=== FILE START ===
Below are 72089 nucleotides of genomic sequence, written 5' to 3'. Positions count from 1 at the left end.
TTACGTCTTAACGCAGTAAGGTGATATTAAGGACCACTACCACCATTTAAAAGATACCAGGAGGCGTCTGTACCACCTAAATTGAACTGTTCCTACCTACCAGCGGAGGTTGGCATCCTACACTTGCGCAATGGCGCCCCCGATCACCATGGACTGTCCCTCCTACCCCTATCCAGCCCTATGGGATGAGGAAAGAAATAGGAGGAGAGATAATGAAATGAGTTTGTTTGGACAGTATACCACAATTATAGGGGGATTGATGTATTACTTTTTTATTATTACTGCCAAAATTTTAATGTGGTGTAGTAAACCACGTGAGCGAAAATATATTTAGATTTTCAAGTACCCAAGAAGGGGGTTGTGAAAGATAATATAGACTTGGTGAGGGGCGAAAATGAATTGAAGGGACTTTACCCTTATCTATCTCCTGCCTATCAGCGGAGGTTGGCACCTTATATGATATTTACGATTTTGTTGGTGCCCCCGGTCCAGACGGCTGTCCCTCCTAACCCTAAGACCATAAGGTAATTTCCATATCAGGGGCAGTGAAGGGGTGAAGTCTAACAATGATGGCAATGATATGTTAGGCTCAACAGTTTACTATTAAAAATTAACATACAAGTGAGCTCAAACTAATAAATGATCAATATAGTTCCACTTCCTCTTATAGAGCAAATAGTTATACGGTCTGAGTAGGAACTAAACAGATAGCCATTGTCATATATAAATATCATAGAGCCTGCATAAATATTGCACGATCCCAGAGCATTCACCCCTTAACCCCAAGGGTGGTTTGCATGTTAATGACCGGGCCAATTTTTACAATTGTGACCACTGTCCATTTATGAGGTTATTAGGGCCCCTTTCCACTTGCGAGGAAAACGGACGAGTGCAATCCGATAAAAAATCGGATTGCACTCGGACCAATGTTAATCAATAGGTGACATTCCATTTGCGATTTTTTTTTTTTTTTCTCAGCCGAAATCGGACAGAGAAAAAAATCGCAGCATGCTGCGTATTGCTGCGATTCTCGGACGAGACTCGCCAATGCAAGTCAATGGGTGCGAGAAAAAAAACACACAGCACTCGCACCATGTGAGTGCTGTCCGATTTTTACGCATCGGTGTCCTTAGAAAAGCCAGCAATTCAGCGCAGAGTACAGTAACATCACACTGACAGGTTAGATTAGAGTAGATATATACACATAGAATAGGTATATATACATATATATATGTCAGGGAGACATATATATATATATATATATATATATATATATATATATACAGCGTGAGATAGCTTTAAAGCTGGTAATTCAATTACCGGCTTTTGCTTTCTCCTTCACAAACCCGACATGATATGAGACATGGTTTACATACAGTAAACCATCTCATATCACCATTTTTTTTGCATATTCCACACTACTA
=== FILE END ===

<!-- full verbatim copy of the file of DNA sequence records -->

Below are 72089 nucleotides of genomic sequence, written 5' to 3'. Positions count from 1 at the left end.
TTACGTCTTAACGCAGTAAGGTGATATTAAGGACCACTACCACCATTTAAAAGATACCAGGAGGCGTCTGTACCACCTAAATTGAACTGTTCCTACCTACCAGCGGAGGTTGGCATCCTACACTTGCGCAATGGCGCCCCCGATCACCATGGACTGTCCCTCCTACCCCTATCCAGCCCTATGGGATGAGGAAAGAAATAGGAGGAGAGATAATGAAATGAGTTTGTTTGGACAGTATACCACAATTATAGGGGGATTGATGTATTACTTTTTTATTATTACTGCCAAAATTTTAATGTGGTGTAGTAAACCACGTGAGCGAAAATATATTTAGATTTTCAAGTACCCAAGAAGGGGGTTGTGAAAGATAATATAGACTTGGTGAGGGGCGAAAATGAATTGAAGGGACTTTACCCTTATCTATCTCCTGCCTATCAGCGGAGGTTGGCACCTTATATGATATTTACGATTTTGTTGGTGCCCCCGGTCCAGACGGCTGTCCCTCCTAACCCTAAGACCATAAGGTAATTTCCATATCAGGGGCAGTGAAGGGGTGAAGTCTAACAATGATGGCAATGATATGTTAGGCTCAACAGTTTACTATTAAAAATTAACATACAAGTGAGCTCAAACTAATAAATGATCAATATAGTTCCACTTCCTCTTATAGAGCAAATAGTTATACGGTCTGAGTAGGAACTAAACAGATAGCCATTGTCATATATAAATATCATAGAGCCTGCATAAATATTGCACGATCCCAGAGCATTCACCCCTTAACCCCAAGGGTGGTTTGCATGTTAATGACCGGGCCAATTTTTACAATTGTGACCACTGTCCATTTATGAGGTTATTAGGGCCCCTTTCCACTTGCGAGGAAAACGGACGAGTGCAATCCGATAAAAAATCGGATTGCACTCGGACCAATGTTAATCAATAGGTGACATTCCATTTGCGATTTTTTTTTTTTTTTCTCAGCCGAAATCGGACAGAGAAAAAAATCGCAGCATGCTGCGTATTGCTGCGATTCTCGGACGAGACTCGCCAATGCAAGTCAATGGGTGCGAGAAAAAAAACACACAGCACTCGCACCATGTGAGTGCTGTCCGATTTTTACGCATCGGTGTCCTTAGAAAAGCCAGCAATTCAGCGCAGAGTACAGTAACATCACACTGACAGGTTAGATTAGAGTAGATATATACACATAGAATAGGTATATATACATATATATATGTCAGGGAGACATATATATATATATATATATATATATATATATATATATACAGCGTGAGATAGCTTTAAAGCTGGTAATTCAATTACCGGCTTTTGCTTTCTCCTTCACAAACCCGACATGATATGAGACATGGTTTACATACAGTAAACCATCTCATATCACCATTTTTTTTGCATATTCCACACTACTA